In Venice, Rosa Salva, a pastry store, sells mimosa balls, and I used them to make the longish mimosa frittelles you can see in the title image. Bake your frittelles, and while still warm, cover them with the soft cream we mentioned above. The recipe for mimosa cream goes as follows:
Prepare two cups ricotta cheese, which you flavor with two teaspoons freshly pressed lemon juice, and one tablespoon cane sugar. Instead of rose-water, use a handful of mimosa balls and add them to the cream. They should disintegrate and release their flavor. In case that doesn’t work immediately, you could also cut the mimosa balls, very carefully, into tiny pieces before working them into the cream.
The third way we could flavor frittelles is making a green cream consisting of pine syrup! I’ve chosen this recipe on purpose because I promised a friend to share the recipe for pine syrup here on the blog.
There are two ways of preparing your pine syrup. One is the traditional way, using fresh shots of pine, which we won’t get until late May, as we use the pino mugo growing in the Alto Adige region and in the mountainous Belluno area.
Of course, pines have been present in the Lagoon at least since Roman times, when the lidi sottili – the thin long islands separating the Lagoon from the open sea, were “held together” by the roots of the pine trees. In particular, the northeastern fringe parts of the Lagoon were practically covered with pine trees. We know from the Roman historian Titus Livius that on the lidi sottili, around the village of Equilium (Iesolo) wild horses, wolves and bears were living in the sandy dunes and pine tree Lagoonscape. The kind of pine trees growing here is called Mediterranean stone pines, and from them we harvest the pinoli, pine nuts, which also go into the frittelles.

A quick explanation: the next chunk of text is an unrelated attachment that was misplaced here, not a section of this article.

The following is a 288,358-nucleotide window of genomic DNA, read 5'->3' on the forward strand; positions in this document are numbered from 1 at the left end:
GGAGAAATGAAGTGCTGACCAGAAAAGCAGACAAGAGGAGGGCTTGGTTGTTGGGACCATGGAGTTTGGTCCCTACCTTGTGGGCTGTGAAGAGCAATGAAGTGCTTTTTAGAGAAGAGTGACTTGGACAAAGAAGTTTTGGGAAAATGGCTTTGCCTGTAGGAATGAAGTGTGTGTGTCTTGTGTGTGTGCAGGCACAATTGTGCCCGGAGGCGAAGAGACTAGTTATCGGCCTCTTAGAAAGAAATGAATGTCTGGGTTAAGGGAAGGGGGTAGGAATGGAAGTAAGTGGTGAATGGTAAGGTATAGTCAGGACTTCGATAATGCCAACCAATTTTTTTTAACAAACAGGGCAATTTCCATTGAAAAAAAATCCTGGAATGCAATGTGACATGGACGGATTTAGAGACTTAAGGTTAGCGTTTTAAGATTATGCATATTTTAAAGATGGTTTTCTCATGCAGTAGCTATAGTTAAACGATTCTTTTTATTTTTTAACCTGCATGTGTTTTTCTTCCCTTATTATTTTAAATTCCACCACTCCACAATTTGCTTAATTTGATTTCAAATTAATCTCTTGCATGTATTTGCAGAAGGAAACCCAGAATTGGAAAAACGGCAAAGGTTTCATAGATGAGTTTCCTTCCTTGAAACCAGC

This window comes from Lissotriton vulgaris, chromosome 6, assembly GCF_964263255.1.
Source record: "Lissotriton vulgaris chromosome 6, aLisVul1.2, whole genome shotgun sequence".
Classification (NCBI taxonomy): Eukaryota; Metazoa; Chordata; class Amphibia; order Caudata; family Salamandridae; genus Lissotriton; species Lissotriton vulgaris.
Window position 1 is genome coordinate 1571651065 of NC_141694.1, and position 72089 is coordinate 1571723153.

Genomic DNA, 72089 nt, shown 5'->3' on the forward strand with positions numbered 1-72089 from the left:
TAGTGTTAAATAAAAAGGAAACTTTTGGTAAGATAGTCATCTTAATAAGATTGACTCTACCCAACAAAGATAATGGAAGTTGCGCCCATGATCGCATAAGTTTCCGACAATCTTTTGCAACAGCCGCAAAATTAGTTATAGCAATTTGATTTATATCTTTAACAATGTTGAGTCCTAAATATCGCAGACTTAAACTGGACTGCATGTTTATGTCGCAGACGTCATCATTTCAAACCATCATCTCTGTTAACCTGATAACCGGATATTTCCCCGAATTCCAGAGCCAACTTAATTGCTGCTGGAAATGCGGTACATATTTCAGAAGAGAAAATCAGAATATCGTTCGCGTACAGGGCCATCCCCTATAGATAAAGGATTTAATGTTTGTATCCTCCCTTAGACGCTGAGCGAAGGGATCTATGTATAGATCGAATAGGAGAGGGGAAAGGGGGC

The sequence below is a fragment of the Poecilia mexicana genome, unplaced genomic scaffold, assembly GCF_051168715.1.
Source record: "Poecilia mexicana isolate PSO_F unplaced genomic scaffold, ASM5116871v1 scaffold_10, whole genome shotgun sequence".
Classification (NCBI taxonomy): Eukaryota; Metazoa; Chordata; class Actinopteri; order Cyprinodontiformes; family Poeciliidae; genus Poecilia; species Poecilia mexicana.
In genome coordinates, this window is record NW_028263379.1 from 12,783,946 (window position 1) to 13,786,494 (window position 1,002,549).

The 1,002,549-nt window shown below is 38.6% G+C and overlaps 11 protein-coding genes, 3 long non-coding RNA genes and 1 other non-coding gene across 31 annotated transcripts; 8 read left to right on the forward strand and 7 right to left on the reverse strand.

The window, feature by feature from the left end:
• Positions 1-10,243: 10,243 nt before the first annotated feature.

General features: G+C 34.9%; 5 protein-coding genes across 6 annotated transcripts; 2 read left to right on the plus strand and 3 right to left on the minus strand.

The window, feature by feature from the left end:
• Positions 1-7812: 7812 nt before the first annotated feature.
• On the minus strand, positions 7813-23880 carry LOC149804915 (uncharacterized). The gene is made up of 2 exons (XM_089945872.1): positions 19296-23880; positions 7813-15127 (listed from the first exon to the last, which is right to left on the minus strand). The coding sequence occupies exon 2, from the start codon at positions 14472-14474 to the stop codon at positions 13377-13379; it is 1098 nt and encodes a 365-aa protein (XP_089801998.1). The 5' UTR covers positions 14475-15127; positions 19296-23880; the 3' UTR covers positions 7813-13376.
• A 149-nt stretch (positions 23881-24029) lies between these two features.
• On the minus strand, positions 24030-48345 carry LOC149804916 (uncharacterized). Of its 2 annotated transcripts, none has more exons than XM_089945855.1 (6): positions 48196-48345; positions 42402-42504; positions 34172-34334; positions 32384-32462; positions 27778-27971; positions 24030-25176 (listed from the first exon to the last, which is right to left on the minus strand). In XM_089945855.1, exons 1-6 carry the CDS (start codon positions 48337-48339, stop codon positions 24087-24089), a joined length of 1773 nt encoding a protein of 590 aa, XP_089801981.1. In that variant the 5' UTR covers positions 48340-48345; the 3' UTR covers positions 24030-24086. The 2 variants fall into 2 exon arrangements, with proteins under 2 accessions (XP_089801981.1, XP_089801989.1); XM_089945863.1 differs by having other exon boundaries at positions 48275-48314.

So, to make pine syrup yourselves in a very easy manner, anytime during the year, just use dried pine twigs! You need 1/4 cup of dried pine (or fir) twigs (from a pharmacy), 1 teaspoon dried thyme and cover them with one cup boiling water. Leave to infuse for about 15 minutes. Drain the liquid and bring it to the boil again. Stir in approx. six tablespoons cane sugar, and flavor the mixture with two teaspoons freshly pressed lemon juice and a hint of cinnamon. Now add most of the syrup to your ricotta cream, cover the frittelles.
In case you are suffering from cold or bronchitis, add a teaspoon blossom honey, and this may work miracles. So yes, you could also use this syrup as an easy-to-prepare, home-made remedy. Just add one teaspoon pine syrup to 1/4 liter warm water, and sip this drink.
Please click here to see the original recipe for home-made frittelles, called Le Veneziane, which you could then enrich, ancient Venetian style, with one – or all! – of the three creams I’m describing in this post. We hope you’ll enjoy your frittelles!3